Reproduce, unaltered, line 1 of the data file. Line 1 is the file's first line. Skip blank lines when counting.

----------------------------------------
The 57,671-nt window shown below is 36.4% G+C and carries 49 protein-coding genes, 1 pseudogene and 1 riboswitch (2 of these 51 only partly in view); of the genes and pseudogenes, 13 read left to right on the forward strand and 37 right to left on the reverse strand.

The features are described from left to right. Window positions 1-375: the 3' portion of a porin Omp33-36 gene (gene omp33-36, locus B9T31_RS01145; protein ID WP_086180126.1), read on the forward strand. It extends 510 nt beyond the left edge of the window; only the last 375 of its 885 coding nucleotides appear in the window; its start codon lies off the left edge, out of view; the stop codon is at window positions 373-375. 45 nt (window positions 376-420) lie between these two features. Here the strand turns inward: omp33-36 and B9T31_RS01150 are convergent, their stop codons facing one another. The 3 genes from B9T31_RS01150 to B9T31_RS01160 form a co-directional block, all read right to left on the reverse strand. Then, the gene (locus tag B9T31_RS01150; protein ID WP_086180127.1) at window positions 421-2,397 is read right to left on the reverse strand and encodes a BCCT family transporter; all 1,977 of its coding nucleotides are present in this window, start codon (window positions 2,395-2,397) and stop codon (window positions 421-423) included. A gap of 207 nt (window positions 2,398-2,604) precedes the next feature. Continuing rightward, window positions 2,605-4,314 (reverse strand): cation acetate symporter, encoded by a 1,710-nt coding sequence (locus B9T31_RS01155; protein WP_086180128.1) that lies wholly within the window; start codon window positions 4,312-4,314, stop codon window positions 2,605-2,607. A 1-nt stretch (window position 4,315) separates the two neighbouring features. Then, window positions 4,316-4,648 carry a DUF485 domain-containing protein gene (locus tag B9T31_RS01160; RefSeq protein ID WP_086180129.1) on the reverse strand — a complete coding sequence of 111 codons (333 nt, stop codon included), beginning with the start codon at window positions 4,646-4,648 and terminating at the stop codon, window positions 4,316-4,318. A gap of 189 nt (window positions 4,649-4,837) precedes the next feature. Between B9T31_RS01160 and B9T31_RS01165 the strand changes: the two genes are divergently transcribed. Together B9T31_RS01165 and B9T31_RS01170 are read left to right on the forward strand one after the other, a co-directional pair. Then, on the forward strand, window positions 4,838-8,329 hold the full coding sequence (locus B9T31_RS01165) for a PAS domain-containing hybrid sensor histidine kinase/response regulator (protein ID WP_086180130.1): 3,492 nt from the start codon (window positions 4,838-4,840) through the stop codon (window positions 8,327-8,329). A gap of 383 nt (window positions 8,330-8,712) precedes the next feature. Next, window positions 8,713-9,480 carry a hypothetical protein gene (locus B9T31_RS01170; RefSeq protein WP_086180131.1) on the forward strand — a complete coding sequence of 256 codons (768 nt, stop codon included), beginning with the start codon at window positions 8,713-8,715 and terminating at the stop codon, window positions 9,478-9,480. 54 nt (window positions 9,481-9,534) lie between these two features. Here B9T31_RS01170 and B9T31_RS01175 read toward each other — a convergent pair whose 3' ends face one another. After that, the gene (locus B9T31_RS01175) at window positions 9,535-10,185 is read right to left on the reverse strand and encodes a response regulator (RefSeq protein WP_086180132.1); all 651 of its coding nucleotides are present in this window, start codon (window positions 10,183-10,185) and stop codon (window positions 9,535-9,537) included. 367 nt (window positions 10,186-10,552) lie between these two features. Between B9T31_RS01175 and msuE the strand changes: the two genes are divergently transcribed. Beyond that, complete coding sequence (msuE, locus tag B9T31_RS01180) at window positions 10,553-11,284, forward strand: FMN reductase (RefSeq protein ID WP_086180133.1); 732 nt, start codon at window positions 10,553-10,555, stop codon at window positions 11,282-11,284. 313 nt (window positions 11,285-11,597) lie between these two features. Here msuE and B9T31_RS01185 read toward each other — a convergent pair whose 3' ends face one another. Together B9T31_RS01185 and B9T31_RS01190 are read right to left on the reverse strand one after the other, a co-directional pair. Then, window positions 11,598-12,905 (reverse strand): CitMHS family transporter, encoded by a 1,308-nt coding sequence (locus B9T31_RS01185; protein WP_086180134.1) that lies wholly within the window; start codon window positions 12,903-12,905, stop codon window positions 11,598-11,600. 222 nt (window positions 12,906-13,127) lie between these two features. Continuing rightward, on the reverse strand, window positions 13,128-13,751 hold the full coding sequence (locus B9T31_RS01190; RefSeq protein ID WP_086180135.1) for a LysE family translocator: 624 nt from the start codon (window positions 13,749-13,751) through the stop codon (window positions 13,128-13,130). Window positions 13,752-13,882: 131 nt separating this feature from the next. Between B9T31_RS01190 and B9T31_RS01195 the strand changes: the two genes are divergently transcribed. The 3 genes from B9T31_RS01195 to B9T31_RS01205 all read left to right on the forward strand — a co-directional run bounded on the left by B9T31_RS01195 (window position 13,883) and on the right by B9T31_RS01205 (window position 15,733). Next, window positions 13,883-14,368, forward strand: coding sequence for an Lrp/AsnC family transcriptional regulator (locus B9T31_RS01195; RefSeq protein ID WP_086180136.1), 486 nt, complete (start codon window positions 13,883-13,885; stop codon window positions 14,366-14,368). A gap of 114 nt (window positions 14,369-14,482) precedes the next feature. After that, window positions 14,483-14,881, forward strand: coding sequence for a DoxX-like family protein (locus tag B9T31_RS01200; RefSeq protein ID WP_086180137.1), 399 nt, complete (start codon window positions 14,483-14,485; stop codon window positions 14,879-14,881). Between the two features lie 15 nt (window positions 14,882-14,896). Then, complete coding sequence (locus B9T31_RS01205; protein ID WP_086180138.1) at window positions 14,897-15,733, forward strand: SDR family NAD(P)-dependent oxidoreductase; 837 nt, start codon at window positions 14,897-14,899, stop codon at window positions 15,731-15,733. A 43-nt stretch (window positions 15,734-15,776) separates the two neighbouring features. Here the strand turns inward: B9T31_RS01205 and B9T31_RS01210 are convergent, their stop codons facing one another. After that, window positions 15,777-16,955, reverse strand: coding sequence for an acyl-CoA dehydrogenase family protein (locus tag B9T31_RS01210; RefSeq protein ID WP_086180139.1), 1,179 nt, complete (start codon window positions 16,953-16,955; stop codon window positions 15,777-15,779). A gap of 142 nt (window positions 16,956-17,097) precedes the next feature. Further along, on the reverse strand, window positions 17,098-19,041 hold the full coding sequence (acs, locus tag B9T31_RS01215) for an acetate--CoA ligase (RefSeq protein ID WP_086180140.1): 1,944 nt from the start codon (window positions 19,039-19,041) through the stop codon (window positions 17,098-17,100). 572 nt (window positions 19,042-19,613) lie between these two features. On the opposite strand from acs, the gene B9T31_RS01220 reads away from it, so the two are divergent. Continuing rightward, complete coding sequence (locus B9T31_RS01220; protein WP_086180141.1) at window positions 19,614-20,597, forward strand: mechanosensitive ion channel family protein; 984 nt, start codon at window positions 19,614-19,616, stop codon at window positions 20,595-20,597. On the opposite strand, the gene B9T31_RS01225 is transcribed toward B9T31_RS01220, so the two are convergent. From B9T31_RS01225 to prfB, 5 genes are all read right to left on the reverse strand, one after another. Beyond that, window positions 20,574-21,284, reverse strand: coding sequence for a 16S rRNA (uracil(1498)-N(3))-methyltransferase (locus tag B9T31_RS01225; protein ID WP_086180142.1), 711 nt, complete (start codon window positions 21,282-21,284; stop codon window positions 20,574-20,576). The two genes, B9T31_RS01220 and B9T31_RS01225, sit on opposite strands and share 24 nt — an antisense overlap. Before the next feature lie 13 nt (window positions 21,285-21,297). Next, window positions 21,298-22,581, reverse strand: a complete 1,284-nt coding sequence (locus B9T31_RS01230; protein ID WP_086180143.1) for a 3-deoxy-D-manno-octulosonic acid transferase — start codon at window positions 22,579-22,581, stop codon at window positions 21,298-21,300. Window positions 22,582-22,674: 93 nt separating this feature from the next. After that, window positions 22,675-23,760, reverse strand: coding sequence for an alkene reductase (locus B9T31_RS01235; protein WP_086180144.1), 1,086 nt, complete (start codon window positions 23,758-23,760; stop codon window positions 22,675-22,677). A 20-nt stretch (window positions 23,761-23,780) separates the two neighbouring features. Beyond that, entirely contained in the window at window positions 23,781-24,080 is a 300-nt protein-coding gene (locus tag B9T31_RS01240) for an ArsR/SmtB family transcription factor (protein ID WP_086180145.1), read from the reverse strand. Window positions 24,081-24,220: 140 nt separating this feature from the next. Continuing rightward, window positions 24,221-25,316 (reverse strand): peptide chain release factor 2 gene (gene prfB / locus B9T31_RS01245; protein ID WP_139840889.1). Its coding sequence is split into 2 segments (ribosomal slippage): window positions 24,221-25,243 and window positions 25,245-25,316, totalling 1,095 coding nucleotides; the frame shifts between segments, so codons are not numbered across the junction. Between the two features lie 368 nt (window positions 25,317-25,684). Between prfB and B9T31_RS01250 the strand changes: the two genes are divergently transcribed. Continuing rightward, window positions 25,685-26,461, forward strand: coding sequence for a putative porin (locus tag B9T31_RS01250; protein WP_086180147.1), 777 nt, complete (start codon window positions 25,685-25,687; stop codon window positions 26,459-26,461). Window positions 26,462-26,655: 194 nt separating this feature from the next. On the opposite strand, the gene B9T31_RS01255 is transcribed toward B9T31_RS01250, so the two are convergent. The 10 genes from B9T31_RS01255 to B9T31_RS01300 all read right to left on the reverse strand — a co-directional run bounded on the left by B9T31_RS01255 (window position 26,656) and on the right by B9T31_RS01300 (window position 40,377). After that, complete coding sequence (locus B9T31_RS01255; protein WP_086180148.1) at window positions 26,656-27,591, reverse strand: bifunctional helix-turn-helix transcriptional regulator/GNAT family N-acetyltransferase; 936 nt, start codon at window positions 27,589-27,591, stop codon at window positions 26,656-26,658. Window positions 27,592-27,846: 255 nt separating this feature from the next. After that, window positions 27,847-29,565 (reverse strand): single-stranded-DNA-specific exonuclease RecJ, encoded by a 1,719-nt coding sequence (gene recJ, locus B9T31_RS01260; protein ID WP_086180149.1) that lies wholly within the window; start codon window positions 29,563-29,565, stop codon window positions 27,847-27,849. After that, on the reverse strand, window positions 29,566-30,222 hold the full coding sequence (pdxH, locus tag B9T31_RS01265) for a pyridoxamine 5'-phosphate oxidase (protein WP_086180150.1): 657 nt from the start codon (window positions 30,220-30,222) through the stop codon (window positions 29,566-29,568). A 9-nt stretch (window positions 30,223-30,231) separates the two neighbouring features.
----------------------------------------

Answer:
The 57,671-nt window shown below is 36.4% G+C and carries 49 protein-coding genes, 1 pseudogene and 1 riboswitch (2 of these 51 only partly in view); of the genes and pseudogenes, 13 read left to right on the forward strand and 37 right to left on the reverse strand.